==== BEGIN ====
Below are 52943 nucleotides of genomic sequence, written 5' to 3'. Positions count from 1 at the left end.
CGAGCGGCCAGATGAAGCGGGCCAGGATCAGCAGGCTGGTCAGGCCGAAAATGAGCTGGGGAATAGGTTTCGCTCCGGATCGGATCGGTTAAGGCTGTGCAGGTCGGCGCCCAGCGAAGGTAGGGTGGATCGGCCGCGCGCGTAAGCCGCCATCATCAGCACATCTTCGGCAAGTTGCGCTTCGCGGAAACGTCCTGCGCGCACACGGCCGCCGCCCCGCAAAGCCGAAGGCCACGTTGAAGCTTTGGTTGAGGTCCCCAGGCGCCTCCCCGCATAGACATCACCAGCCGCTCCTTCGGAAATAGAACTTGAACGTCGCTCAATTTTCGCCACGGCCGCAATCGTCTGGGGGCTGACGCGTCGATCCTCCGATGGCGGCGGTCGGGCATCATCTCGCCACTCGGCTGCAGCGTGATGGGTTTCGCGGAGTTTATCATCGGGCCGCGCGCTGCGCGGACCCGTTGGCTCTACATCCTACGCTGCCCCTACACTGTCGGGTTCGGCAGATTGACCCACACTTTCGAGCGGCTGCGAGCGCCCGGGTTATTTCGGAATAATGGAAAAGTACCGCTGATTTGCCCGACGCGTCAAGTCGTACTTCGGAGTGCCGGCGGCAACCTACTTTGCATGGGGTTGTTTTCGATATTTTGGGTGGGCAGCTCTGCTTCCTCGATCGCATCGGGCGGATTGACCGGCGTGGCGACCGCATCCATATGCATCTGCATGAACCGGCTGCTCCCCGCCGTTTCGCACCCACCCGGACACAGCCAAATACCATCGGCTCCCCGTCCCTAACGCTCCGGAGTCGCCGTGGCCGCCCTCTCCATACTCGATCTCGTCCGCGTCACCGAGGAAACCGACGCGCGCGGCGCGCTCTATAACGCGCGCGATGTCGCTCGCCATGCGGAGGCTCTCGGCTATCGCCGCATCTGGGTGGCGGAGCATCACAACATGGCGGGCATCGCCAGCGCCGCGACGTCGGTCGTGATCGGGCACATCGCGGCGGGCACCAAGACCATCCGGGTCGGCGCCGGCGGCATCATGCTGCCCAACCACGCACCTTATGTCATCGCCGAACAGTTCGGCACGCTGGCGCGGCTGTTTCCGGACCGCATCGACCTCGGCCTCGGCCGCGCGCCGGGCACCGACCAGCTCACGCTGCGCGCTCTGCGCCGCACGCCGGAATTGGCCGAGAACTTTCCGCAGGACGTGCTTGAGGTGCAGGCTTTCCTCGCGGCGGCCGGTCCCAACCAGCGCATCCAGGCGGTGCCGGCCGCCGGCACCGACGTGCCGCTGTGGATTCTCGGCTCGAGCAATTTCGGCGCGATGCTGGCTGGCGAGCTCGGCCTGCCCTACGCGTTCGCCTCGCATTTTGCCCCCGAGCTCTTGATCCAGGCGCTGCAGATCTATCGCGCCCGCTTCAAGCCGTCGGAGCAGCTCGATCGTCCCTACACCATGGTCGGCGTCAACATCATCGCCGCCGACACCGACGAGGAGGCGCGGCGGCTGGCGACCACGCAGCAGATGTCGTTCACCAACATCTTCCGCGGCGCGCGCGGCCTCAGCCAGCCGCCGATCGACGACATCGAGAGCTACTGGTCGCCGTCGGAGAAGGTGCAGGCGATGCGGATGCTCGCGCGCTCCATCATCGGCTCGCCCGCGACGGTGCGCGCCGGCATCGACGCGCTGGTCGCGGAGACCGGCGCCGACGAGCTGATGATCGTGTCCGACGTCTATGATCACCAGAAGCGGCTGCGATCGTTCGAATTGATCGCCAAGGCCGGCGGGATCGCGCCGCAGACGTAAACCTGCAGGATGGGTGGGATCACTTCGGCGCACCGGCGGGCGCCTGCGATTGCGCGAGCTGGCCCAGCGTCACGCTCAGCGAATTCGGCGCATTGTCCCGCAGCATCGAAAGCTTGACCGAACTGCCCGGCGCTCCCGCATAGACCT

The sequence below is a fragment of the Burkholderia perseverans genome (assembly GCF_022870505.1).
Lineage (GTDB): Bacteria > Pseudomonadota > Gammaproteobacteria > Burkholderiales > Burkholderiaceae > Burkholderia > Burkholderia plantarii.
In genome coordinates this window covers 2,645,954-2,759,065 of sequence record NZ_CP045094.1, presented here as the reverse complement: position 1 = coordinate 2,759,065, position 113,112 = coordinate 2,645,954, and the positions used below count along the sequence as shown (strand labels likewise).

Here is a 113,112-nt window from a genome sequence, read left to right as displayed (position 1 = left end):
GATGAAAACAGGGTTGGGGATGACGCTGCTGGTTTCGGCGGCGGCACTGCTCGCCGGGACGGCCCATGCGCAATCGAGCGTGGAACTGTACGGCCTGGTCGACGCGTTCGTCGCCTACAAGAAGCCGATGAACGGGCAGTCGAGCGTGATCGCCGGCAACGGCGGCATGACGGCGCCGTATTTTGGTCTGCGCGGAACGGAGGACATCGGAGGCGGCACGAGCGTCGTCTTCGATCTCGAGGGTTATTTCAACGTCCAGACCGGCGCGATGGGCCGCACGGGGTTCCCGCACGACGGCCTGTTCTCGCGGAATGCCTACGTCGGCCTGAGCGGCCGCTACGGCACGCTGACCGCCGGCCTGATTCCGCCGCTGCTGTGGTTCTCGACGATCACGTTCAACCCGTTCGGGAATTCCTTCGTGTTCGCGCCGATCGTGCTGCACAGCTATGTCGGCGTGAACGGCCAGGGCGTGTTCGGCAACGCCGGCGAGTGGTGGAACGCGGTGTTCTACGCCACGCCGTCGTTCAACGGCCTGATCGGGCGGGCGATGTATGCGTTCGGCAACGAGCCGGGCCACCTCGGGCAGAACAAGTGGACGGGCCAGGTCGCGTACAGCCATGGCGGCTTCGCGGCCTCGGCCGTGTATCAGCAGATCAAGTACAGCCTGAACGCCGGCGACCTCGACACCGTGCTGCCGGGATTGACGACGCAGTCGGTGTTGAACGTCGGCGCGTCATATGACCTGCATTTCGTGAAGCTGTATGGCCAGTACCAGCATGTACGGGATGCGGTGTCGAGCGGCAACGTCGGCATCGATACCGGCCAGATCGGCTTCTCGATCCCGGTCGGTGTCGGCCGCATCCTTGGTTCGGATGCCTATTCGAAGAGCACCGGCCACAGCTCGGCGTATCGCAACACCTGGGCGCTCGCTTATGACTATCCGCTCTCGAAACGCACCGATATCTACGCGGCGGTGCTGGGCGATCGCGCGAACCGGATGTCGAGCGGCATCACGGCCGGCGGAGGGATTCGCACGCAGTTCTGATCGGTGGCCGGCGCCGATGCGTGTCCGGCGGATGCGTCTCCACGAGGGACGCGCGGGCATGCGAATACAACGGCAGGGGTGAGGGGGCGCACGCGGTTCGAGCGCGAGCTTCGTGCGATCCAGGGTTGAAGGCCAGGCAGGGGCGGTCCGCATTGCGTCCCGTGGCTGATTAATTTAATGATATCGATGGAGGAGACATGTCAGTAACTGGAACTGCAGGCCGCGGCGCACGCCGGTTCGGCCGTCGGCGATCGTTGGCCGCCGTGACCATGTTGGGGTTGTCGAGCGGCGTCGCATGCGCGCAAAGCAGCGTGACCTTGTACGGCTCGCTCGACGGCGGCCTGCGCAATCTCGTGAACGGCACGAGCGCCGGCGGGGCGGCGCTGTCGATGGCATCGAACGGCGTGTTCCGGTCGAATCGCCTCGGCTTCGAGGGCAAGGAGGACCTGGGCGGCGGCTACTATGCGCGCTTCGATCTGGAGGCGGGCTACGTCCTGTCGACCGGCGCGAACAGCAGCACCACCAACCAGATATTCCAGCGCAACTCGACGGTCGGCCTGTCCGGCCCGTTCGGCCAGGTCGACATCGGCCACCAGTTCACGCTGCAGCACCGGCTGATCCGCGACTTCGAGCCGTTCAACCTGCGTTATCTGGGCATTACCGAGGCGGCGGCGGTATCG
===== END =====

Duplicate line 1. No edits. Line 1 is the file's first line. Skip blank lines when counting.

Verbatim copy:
Below are 52943 nucleotides of genomic sequence, written 5' to 3'. Positions count from 1 at the left end.